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Koltarik Korner: Texas A&M-ageddon

Koltarik Korner: Texas A&M-ageddon

Last summer, Big 12 commissioner Dan Beebe was staring his conference’s death in the face.

Colorado left for the PAC-10. Nebraska jumped to the Big Ten two days later. Oklahoma, Oklahoma State, Texas A&M and Texas were all rumored to be going to either the SEC orthe PAC-10.

And then suddenly, everything stopped. Beebe saved the conference by negotiating a huge TV deal for the remaining schools (especially Texas), and the world would have to deal with a bizarre reality where the PAC-10 and Big Ten have 12 teams, and the Big 12 has
10 teams.

Well, congratulations Dan Beebe. You managed to save the conference just long enough for Texas to alienate the other schools even more by creating its own self-centered (literally and metaphorically) network. Now we’re back to where we were last year.

Except this time, there will be no last-minute TV deals. The Big 12 is going to die. The only question that remains now is when.

Last week, Texas A&M announced that it will depart the Big 12 by July 2012 if it is accepted by another league. The Aggies have made it no secret that they want to join the SEC, and barring an unlikely “no” vote by the SEC presidents, they’ll get their wish. And if they don’t, the PAC-12 will pounce on them quickly.

Speaking of the PAC-12, Oklahoma University President Dan Boren confirmed four days later that his university has fielded calls from several interested conferences. The hot rumor now calls for Texas, Oklahoma, Oklahoma State and Texas Tech to join the PAC-12.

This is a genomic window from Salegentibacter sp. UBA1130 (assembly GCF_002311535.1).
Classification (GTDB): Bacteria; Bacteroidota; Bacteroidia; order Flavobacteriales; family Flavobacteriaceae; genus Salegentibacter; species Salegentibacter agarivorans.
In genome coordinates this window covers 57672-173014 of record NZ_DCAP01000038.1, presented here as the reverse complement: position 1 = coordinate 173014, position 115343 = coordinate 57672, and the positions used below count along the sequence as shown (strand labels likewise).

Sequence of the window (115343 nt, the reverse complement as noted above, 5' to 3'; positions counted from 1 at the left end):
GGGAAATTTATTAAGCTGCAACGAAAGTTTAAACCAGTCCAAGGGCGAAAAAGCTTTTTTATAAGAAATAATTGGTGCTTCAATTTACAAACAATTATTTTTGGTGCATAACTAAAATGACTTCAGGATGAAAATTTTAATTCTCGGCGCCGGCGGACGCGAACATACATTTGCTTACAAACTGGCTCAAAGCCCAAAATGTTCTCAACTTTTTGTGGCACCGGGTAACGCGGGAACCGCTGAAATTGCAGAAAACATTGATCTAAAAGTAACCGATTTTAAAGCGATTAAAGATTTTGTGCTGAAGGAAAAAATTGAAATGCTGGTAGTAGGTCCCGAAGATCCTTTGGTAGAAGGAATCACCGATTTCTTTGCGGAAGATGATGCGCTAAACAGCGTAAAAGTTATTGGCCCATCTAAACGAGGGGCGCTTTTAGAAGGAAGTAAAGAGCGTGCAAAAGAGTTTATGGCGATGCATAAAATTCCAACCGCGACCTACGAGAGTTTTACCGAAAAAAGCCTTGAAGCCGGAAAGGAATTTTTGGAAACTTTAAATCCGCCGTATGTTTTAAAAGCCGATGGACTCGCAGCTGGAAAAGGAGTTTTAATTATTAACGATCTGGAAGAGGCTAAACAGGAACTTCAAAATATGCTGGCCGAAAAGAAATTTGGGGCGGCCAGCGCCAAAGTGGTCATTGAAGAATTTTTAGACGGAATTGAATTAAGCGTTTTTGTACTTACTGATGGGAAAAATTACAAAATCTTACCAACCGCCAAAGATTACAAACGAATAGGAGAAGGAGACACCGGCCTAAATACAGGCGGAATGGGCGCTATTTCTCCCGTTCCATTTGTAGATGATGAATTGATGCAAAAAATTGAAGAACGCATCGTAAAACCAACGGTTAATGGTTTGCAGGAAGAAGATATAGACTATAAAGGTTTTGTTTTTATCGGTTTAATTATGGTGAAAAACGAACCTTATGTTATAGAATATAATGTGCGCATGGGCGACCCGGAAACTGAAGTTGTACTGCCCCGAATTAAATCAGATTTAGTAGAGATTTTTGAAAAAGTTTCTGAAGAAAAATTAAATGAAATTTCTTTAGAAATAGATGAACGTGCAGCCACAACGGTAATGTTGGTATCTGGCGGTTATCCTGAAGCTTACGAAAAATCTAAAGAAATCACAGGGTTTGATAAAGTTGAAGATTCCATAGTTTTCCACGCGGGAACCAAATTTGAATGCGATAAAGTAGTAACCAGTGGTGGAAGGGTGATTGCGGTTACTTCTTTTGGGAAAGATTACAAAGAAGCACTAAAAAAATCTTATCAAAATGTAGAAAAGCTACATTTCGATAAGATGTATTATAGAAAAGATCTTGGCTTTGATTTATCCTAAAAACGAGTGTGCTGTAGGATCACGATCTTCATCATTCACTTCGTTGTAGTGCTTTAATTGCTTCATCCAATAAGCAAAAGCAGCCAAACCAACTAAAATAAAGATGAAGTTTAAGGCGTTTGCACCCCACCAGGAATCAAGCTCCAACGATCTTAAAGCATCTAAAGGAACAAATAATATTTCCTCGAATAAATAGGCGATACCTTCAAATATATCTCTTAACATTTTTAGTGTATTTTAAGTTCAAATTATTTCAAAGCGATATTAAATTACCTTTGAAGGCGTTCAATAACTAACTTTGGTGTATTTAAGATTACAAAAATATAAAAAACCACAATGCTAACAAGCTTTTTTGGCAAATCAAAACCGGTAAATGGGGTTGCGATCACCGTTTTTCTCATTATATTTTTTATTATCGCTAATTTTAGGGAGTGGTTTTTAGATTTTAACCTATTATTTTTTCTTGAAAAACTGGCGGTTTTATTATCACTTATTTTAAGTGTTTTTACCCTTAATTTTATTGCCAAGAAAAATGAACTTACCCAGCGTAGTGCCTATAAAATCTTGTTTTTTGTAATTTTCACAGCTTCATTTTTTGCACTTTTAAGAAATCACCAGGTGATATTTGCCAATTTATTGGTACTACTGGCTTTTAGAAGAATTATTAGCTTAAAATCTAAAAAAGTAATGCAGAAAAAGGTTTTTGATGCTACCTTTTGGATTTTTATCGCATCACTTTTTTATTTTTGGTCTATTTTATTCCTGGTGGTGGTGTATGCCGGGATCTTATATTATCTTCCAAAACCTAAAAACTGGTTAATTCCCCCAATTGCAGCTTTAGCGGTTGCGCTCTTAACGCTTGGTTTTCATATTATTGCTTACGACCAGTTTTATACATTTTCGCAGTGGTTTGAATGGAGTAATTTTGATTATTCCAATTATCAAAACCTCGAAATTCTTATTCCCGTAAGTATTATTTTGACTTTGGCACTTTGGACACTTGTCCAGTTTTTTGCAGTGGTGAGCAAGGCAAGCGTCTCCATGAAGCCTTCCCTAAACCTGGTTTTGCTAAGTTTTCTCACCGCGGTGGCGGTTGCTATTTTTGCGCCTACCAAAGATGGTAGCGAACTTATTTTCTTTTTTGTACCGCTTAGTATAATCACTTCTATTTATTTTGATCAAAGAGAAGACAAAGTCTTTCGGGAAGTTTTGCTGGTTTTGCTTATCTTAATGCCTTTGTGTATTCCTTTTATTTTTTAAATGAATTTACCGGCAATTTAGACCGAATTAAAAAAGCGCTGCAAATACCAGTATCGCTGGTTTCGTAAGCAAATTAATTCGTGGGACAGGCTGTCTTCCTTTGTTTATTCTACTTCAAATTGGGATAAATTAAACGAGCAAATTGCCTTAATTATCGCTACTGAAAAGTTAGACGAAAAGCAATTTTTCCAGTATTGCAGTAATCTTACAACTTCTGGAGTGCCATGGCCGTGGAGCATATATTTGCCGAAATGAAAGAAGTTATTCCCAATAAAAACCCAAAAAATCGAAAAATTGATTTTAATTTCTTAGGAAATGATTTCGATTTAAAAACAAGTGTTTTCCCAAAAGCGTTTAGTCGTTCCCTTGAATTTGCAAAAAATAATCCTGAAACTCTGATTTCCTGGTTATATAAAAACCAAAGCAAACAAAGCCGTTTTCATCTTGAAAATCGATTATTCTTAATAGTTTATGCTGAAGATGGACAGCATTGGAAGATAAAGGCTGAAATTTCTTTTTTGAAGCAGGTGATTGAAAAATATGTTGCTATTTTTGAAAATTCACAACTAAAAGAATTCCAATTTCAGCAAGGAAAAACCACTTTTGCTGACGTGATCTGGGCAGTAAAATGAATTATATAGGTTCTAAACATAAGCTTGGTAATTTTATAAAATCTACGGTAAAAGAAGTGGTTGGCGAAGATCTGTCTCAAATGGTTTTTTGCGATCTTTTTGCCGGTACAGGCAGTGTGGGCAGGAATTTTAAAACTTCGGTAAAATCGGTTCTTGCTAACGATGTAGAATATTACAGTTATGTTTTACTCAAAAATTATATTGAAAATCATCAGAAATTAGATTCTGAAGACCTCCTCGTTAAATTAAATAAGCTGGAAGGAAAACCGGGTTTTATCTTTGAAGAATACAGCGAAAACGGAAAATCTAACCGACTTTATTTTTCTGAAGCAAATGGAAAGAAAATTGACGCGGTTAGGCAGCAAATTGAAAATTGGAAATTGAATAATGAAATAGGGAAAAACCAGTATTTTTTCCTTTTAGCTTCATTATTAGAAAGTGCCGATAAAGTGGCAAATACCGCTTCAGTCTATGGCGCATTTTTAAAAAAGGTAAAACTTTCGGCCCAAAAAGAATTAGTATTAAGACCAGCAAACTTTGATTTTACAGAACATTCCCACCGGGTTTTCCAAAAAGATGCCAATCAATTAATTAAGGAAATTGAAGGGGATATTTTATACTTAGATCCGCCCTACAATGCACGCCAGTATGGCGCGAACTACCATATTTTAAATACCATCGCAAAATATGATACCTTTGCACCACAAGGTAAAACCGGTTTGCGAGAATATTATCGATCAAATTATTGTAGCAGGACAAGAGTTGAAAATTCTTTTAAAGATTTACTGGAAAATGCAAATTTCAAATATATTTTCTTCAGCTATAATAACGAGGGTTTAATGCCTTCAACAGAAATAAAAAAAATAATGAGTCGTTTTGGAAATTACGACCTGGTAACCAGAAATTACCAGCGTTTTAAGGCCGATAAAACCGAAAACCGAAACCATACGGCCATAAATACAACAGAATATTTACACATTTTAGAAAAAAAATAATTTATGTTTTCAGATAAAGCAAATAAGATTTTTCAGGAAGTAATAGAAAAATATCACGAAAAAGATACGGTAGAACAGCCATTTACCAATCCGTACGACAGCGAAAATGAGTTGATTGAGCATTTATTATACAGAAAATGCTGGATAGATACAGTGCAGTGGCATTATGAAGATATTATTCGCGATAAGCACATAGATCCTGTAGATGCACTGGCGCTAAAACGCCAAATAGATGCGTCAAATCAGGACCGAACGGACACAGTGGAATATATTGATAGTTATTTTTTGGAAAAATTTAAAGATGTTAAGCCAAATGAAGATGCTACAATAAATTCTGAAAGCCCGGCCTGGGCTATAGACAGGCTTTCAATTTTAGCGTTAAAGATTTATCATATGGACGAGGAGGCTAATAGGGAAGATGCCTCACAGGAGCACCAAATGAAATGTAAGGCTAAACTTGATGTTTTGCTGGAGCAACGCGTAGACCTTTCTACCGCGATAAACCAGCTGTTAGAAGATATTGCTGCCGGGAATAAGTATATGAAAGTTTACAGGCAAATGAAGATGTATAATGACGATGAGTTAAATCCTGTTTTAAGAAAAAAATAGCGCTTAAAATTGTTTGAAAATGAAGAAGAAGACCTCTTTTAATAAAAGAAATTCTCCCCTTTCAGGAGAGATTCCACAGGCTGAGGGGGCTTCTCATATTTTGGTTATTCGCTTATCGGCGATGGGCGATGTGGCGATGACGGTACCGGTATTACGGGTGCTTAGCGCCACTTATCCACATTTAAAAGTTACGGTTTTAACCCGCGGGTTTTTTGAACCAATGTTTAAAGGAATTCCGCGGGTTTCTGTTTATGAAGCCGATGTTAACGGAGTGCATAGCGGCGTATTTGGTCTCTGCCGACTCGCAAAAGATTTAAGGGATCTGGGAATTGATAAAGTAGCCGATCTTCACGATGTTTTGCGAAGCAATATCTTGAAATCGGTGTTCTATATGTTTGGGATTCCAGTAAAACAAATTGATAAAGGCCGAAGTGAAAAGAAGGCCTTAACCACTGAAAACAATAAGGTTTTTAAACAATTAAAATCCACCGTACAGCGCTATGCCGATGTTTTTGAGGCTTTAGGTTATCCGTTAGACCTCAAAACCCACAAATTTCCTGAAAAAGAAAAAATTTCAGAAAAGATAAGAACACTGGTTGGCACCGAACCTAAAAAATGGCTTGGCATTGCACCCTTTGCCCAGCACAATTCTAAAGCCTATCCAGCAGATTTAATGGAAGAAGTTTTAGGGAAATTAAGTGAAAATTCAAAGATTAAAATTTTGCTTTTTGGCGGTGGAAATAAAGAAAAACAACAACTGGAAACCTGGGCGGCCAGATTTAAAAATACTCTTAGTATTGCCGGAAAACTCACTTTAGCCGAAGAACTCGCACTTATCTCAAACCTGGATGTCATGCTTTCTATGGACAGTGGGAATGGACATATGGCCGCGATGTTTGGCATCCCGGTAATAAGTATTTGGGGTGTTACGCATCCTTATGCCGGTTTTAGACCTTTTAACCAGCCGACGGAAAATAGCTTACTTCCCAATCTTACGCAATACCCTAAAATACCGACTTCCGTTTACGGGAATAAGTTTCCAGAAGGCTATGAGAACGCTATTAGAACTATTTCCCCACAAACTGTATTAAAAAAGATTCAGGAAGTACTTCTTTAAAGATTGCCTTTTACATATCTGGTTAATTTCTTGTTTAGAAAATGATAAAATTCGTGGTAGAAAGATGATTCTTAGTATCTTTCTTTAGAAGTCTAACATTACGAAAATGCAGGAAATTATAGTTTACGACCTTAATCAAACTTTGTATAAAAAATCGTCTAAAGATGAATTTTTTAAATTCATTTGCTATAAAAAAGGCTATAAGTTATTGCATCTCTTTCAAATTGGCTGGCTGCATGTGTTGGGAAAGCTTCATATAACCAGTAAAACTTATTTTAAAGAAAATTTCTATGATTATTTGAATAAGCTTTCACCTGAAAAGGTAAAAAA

This would, without a doubt, kill the Big 12. Texas and Oklahoma are the flagship schools of the Big 12. If they go, or if even one of the two leave, so does the conference. And Oklahoma is sick of Texas.

So what does this mean for the rest of the nation? For starters, there would be five Big 12 teams (Missouri, Iowa State, Kansas State, Kansas and Baylor).

During last year’s realignment chaos, Missouri hit the panic button and asked the Big Ten for an invite. Big Ten Conference Commissioner Jim Delany, having just added
Nebraska, said no.

This time around, despite repeatedly making statements to the contrary, Delany may have no choice other than to add Missouri, lest they get left behind in the super-conference arms race. Notre Dame has the opposite problem. The long-time football independent has been targeted by the Big Ten for what seems like forever, and Notre Dame, thanks to its lucrative TV deal with NBC, has always said no.

Well, the Fighting Irish might have to change their tune. And at that point, the Big Ten might as well grab two other teams that fit their geographical mold and quest for TV revenue (Syracuse and Maryland come to mind).

When the Big 12 dies, a new era of Division I athletics will begin. It will be an era where at least three 16-team mega-conferences dominate the landscape of
college sports.

Nobody knows exactly how it will look, but several schools would be completely screwed over by this scenario, and some conferences (like the WAC, which has now become the worst conference in the FBS as a result of last year’s realignment wave) will end up folding.

Iowa State, long considered a bottom feeder in the Big 12, would have nowhere to go. Not even the Big Ten would be interested in them, because they have nothing to contribute other than being a natural rival for some schools in the Big Ten. Baylor would most likely be forced to downgrade to a mid-major conference or join the Mountain West.

And what about Kansas and Kansas State? They have strong basketball programs, but this conference realignment is about two things: TV revenue and football. The two Kansas schools will wind up somewhere, but their fans may not like the result.

In fact, many sports fans across the nation won’t like the new reality facing college sports. Money doesn’t care about the fans, and that’s what is controlling conference realignment.
Get ready for a bumpy ride.

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